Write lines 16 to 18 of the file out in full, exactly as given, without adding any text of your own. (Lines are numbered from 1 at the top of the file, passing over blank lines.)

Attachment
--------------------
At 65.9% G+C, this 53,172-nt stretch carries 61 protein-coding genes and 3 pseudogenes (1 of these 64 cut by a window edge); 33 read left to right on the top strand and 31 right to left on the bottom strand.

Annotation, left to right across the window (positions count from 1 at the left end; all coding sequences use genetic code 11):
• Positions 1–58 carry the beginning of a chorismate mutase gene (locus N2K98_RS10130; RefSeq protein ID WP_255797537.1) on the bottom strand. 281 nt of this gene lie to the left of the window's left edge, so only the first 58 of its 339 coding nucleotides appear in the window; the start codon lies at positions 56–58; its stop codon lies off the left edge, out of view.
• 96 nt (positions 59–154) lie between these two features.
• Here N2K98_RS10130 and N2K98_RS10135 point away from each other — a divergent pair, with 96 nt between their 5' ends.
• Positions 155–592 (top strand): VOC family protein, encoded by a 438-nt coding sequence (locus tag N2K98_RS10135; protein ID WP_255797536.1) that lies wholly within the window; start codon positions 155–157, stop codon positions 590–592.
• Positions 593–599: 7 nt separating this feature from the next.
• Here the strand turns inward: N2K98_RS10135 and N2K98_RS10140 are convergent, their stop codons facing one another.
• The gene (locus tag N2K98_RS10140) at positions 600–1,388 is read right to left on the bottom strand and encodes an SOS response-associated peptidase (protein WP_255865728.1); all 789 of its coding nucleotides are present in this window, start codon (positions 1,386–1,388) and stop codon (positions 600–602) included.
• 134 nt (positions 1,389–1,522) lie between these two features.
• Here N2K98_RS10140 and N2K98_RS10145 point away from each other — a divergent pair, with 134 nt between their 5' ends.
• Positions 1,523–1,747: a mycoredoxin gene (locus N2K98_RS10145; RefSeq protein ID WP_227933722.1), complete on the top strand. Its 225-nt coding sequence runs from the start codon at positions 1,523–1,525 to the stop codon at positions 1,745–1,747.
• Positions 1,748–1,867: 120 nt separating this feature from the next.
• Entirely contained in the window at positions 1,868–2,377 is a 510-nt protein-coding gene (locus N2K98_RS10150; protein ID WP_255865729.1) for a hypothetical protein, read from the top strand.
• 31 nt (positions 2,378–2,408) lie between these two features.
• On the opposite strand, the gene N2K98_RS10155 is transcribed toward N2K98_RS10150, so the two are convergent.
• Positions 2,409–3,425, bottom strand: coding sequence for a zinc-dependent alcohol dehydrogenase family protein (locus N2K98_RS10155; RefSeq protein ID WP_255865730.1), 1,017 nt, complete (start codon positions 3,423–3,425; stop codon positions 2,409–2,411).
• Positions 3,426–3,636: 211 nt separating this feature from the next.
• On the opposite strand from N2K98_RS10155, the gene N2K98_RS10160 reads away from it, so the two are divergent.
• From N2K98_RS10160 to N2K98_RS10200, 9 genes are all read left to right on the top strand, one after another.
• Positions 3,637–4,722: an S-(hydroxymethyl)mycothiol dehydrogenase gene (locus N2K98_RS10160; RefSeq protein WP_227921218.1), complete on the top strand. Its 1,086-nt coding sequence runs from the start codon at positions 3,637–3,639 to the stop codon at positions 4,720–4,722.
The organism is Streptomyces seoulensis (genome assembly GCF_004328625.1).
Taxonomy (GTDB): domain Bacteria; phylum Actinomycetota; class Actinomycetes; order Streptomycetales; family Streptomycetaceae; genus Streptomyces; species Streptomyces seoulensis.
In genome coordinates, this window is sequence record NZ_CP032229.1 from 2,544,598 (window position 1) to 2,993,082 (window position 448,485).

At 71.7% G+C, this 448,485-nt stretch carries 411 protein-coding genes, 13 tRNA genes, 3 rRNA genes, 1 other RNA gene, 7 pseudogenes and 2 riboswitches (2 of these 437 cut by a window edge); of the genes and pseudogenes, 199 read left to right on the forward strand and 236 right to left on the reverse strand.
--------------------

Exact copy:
• On the opposite strand, the gene N2K98_RS10155 is transcribed toward N2K98_RS10150, so the two are convergent.
• Positions 2,409–3,425, bottom strand: coding sequence for a zinc-dependent alcohol dehydrogenase family protein (locus N2K98_RS10155; RefSeq protein ID WP_255865730.1), 1,017 nt, complete (start codon positions 3,423–3,425; stop codon positions 2,409–2,411).
• Positions 3,426–3,636: 211 nt separating this feature from the next.